Sunday, 6 March 2011

Sarah Palin and American exceptionalism

I confess that I haven't read the book Democracy in America by Alexis de Tocqueville, mentioned in America by Heart, Sarah Palin's second book. I also confess to resorting to Wikipedia to find out what Tocqueville wrote about American exceptionalism. I read a few excerpts and it seems to me that he refers to America's unique circumstances as exceptional, not in the sense of being exceptionally good, better than the rest, as Sarah Palin and others would like to believe, but just different from countries in Europe. I didn't find the following passage terribly flattering to Americans:

"The position of the Americans is therefore quite exceptional, and it may be believed that no democratic people will ever be placed in a similar one. Their strictly Puritanical origin, their exclusively commercial habits, even the country they inhabit, which seems to divert their minds from the pursuit of science, literature, and the arts, the proximity of Europe, which allows them to neglect these pursuits without relapsing into barbarism, a thousand special causes, of which I have only been able to point out the most important, have singularly concurred to fix the mind of the American upon purely practical objects. His passions, his wants, his education, and everything about him seem to unite in drawing the native of the United States earthward; his religion alone bids him turn, from time to time, a transient and distracted glance to heaven. Let us cease, then, to view all democratic nations under the example of the American people."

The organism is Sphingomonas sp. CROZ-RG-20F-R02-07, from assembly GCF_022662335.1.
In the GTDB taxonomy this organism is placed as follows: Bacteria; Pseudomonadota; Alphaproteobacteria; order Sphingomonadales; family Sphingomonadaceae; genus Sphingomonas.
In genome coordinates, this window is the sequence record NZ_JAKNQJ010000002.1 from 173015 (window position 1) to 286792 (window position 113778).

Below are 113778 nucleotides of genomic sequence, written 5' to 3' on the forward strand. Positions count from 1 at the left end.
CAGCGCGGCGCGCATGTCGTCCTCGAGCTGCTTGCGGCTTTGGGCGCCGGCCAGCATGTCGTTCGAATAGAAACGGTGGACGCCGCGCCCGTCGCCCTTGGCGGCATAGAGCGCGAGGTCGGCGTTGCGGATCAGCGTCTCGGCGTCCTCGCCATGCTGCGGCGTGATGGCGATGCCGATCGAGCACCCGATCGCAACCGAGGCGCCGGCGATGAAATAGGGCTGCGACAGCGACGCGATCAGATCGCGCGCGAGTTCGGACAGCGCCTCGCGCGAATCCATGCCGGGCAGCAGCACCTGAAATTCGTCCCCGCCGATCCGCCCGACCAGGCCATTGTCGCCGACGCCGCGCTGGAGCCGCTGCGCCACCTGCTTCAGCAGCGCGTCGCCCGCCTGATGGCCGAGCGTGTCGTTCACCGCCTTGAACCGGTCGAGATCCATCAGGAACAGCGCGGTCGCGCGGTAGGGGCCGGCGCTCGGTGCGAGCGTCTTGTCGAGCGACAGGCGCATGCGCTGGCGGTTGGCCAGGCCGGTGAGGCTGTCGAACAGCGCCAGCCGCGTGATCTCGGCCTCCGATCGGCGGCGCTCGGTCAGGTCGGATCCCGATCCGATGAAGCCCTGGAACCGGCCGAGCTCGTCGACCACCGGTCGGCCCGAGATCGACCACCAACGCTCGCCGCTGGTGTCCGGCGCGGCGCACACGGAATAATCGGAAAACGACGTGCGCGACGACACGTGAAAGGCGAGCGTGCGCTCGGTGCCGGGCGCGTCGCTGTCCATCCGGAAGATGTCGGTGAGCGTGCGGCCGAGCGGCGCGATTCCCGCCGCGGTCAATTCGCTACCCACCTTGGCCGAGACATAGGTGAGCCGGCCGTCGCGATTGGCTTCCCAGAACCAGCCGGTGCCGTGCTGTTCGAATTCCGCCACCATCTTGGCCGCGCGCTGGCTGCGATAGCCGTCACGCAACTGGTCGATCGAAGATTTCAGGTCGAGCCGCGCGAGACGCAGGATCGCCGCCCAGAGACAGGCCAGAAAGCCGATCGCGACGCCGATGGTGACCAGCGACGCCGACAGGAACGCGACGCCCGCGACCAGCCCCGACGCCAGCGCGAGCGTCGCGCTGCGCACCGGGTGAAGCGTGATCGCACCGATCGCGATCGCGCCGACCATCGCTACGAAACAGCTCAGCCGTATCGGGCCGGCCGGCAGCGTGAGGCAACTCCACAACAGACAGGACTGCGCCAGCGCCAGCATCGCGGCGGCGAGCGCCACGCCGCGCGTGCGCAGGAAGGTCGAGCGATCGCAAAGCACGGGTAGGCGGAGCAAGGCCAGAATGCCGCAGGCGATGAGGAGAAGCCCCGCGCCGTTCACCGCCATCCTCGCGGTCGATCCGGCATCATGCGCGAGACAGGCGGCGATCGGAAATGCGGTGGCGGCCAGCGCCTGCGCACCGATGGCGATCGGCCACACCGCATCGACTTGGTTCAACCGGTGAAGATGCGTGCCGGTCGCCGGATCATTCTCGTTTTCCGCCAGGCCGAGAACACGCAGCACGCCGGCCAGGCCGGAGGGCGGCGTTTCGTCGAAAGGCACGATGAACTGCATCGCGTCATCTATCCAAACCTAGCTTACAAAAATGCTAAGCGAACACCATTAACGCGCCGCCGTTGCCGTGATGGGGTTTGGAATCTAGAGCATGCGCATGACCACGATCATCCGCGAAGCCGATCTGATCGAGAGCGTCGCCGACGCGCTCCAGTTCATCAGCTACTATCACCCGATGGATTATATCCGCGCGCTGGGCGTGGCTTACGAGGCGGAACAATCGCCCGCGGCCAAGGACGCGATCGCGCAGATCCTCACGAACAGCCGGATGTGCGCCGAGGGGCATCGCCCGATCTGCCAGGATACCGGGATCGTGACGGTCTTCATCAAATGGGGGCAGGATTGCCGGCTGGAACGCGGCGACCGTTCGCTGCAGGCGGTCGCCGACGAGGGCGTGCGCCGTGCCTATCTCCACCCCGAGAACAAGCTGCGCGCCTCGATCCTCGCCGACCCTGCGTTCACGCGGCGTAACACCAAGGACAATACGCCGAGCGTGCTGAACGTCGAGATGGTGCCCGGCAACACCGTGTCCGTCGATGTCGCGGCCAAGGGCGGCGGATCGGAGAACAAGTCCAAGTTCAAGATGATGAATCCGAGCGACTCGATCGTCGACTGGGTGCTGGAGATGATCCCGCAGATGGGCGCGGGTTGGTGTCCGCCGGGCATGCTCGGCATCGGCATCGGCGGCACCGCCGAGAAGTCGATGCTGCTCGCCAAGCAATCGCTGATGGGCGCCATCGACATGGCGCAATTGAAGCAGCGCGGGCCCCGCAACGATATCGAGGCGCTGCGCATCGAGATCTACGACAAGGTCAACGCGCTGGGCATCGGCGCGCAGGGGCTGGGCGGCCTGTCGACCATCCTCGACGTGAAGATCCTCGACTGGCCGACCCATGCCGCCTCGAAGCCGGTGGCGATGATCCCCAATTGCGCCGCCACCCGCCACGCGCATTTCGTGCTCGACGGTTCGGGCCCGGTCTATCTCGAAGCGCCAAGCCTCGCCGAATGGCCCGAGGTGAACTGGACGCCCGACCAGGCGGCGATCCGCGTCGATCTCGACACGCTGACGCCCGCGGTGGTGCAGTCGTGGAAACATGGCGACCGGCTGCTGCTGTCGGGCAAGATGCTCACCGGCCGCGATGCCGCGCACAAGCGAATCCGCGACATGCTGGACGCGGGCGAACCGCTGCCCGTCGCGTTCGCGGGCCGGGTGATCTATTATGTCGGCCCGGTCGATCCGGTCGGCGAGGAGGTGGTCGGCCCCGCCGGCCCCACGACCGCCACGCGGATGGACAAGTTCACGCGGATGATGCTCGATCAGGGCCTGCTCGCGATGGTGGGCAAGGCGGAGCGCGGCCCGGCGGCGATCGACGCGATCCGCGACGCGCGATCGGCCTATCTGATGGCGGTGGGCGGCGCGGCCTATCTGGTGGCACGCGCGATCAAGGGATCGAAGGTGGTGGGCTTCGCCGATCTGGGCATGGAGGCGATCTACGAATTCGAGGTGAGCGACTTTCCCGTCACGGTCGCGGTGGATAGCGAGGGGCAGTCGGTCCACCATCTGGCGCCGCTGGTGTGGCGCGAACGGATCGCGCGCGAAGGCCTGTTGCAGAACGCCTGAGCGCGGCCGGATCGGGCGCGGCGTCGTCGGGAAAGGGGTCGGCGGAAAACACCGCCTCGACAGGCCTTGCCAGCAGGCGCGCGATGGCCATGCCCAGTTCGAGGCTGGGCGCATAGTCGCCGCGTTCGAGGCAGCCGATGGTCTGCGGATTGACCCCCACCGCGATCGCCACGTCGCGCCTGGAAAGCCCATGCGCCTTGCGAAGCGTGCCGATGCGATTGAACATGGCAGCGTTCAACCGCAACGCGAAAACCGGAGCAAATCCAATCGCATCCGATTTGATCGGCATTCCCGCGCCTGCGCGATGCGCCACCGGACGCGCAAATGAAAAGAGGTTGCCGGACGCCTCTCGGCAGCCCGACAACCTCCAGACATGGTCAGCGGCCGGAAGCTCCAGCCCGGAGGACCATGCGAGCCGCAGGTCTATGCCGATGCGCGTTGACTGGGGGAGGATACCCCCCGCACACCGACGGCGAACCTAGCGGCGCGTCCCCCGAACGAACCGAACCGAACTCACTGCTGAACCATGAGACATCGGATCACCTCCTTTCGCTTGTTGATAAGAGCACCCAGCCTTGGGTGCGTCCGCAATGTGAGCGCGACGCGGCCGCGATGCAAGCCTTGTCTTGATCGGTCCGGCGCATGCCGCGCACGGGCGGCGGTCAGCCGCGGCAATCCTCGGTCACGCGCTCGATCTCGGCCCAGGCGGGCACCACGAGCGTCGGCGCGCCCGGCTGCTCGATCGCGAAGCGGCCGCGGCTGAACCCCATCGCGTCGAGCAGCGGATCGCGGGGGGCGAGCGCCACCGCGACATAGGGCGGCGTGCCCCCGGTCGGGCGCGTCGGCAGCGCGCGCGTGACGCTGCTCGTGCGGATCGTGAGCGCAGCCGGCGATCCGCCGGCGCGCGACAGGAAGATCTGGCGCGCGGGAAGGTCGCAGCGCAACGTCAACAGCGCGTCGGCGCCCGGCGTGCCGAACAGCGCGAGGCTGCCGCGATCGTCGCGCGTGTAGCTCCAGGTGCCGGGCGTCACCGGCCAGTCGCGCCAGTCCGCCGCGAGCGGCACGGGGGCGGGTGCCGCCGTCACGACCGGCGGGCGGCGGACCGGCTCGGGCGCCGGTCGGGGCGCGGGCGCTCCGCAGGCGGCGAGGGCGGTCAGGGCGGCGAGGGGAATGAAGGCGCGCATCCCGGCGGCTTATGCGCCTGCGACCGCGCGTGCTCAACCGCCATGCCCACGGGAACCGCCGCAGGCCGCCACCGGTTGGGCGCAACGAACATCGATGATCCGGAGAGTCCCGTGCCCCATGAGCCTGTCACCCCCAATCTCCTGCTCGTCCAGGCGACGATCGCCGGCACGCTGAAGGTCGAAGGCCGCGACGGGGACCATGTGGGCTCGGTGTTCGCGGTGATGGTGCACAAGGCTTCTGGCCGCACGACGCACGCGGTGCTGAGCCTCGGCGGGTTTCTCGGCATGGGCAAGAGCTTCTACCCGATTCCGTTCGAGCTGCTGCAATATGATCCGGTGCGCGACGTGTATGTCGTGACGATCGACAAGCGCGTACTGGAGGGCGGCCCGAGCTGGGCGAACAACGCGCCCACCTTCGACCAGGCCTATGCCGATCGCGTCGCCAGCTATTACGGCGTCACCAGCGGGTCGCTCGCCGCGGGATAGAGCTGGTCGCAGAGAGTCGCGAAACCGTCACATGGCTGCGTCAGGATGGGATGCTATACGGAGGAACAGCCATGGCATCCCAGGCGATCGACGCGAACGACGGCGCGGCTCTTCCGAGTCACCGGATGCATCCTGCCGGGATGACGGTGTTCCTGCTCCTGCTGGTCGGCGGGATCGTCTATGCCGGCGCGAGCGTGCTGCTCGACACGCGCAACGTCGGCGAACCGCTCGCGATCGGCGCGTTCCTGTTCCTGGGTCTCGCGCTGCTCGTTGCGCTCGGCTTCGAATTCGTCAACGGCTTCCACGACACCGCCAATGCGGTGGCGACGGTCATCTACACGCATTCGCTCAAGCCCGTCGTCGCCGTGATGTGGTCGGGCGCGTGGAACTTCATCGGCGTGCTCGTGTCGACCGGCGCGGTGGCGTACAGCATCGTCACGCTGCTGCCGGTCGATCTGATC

These excerpts by others appear to confirm that Tocqueville's view of America differs from Sarah Palin's. What she believes is good, he believed was bad:

"More than just imploding any traces of old-world aristocracy, ordinary Americans also refused to defer to those possessing, as Tocqueville put it, superior talent and intelligence. These natural elites, who Tocqueville asserted were the lone virtuous members of American society, could not enjoy much share in the political sphere as a result. Ordinary Americans enjoyed too much power, claimed too great a voice in the public sphere, to defer to intellectual superiors. This culture promoted a relatively pronounced equality, Tocqueville argued, but the same mores and opinions that ensured such equality also promoted, as he put it, a middling mediocrity."

"American democracy was seen to have some unfavourable aspects: the despotism of public opinion, the tyranny of the majority; conformity for the sake of material security; and a lack of intellectual freedom, the deficiency in which he felt tended to degrade administration and to reduce statesmanship, learning, and literature to the lowest level. Democracy in America predicted the violence of party spirit and the judgment of the wise subordinated to the prejudices of the ignorant."

I would welcome the input of readers who are more knowledgeable about the subject to give us some context regarding the work of Tocqueville. Please answer this question: Did I get the wrong end of the stick, or did Sarah Palin?